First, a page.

TUCSON, Ariz. — Federal immigration officials said Monday they are considering phasing out the use of private contractors at its detention facilities amid pressure from immigrant advocates to end the practice over safety concerns.

U.S. Department of Homeland Security Secretary Jeh Johnson said he has asked an advisory council to review whether U.S. Immigration and Customs Enforcement, which falls under the DHS umbrella, should make the change.

He said the decision came after the Department of Justice announced on Aug. 18 that it was phasing out the use of some private prisons, citing an audit that found such facilities have more safety and security problems than government-run ones.

Forty-six of the roughly 180 facilities in which ICE holds immigrants are privately run, according to ICE. About 73 percent of detainees held by the agency are in privately operated facilities.

Immigrant advocates say some ICE detention centers are unsafe and they have been pushing the government to abandon its private contracts.

Carl Takei, an attorney with the ACLU, said DHS shouldn’t need a review to end its relationship with private contractors. The ACLU and other advocacy groups published a report earlier this year that found ICE provided inadequate medical care at its detention facilities, leading to in-custody deaths.

“The majority of those deaths occurred in facilities run by private companies,” Takei said.

In Arizona, activists have been critical of the Eloy Detention Center over its conditions, which they say have led to the deaths of 14 people since 2004. The center has had the most reported deaths of any ICE facility in the country, advocates say.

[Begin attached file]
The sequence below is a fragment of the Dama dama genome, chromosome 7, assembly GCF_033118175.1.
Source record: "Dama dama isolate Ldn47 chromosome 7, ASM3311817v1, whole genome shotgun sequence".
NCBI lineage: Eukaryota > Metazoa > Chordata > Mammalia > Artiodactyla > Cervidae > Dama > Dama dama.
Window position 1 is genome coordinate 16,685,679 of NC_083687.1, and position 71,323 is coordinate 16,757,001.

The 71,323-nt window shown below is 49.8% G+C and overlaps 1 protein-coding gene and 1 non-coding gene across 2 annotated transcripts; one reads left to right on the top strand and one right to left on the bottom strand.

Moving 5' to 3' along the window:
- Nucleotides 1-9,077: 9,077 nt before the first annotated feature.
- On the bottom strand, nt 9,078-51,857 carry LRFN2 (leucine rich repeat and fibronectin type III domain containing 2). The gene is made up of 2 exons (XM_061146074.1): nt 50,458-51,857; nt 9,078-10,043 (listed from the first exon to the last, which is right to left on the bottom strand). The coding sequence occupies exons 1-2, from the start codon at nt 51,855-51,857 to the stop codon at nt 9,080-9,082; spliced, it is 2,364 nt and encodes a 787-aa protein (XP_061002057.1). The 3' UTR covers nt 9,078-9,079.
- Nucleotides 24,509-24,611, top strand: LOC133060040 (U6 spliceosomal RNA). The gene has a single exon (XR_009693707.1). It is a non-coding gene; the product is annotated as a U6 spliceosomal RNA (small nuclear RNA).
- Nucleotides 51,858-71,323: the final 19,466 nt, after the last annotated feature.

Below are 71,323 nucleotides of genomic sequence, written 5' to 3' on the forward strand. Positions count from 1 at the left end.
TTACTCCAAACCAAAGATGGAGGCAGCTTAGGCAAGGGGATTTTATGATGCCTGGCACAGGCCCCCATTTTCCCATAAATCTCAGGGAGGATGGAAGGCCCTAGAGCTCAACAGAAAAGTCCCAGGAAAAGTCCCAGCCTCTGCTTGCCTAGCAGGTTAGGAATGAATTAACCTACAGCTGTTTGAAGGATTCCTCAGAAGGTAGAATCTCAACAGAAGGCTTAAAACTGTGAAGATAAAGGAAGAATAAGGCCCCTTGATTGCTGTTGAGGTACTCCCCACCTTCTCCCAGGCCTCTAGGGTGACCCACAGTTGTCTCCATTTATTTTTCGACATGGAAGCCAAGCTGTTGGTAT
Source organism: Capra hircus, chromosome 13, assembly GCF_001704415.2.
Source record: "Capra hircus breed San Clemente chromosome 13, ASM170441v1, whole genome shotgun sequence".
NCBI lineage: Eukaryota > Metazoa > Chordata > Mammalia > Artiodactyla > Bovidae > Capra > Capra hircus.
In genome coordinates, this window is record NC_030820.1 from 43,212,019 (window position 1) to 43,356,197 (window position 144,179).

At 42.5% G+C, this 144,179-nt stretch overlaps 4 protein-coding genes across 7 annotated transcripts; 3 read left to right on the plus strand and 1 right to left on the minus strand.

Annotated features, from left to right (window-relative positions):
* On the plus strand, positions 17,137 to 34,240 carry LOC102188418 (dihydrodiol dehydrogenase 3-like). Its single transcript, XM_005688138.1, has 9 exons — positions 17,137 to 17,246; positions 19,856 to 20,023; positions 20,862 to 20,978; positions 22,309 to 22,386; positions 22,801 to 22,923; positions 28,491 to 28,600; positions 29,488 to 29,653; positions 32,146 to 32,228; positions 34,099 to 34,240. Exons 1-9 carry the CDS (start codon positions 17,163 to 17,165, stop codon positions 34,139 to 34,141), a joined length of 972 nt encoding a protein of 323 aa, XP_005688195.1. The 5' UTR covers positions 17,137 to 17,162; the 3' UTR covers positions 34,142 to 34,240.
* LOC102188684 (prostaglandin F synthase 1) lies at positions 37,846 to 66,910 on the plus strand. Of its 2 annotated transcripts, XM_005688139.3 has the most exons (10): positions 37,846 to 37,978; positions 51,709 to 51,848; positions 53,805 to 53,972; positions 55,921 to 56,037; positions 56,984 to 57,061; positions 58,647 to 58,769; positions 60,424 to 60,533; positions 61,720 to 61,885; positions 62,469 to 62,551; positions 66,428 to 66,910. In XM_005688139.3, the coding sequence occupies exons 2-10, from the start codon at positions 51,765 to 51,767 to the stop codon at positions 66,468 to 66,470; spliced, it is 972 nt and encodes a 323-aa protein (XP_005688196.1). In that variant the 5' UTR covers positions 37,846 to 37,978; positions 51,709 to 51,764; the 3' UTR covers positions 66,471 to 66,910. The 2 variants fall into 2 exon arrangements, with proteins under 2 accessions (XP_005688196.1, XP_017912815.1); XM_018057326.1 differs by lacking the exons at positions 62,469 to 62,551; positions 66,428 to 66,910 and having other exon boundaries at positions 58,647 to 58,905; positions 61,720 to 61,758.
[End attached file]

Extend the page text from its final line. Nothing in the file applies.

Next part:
“I think its record is particularly horrifying on suicides,” Takei said.

Activists staged a protest outside ICE offices in Phoenix last week demanding that the agency sever ties with private contractors. The Eloy Detention Facility is operated by CCA, also known as Corrections Corporation of America.

CCA spokesman Jonathan Burns said the company welcomes the planned review of its contract.

“We’re proud of the quality and value of the services we provide and look forward to sharing that information with Judge (William) Webster and his team,” Burns said, referring to the chairman of the council that is in charge of making recommendations to DHS.

Carlos Garcia of Puente Movement said the organization welcomes the review, but it is long overdue. Garcia cited the numerous deaths and a recent massive measles outbreak at the Eloy Detention Center as examples of shortfalls.

“It’s people’s lives we’re talking about that are in these detention centers,” Garcia said.

ICE says all of the facilities that hold its detainees are thoroughly inspected to ensure that people are in a safe environment.

“ICE provides several levels of oversight in order to ensure that detainees in ICE custody reside in safe, secure and humane environments and under appropriate conditions of confinement,” spokeswoman Virginia Kice said in a written statement.

The agency says that its detention centers are different from federal prisons in that they are not punitive in nature and are meant to be short-term.

“ICE’s civil detention system reduces transfers, maximizes access to counsel and visitation, promotes recreation, improves conditions of confinement and ensures quality medical, mental health and dental care,” Kice said.

The advisory council has until the end of November to make a recommendation.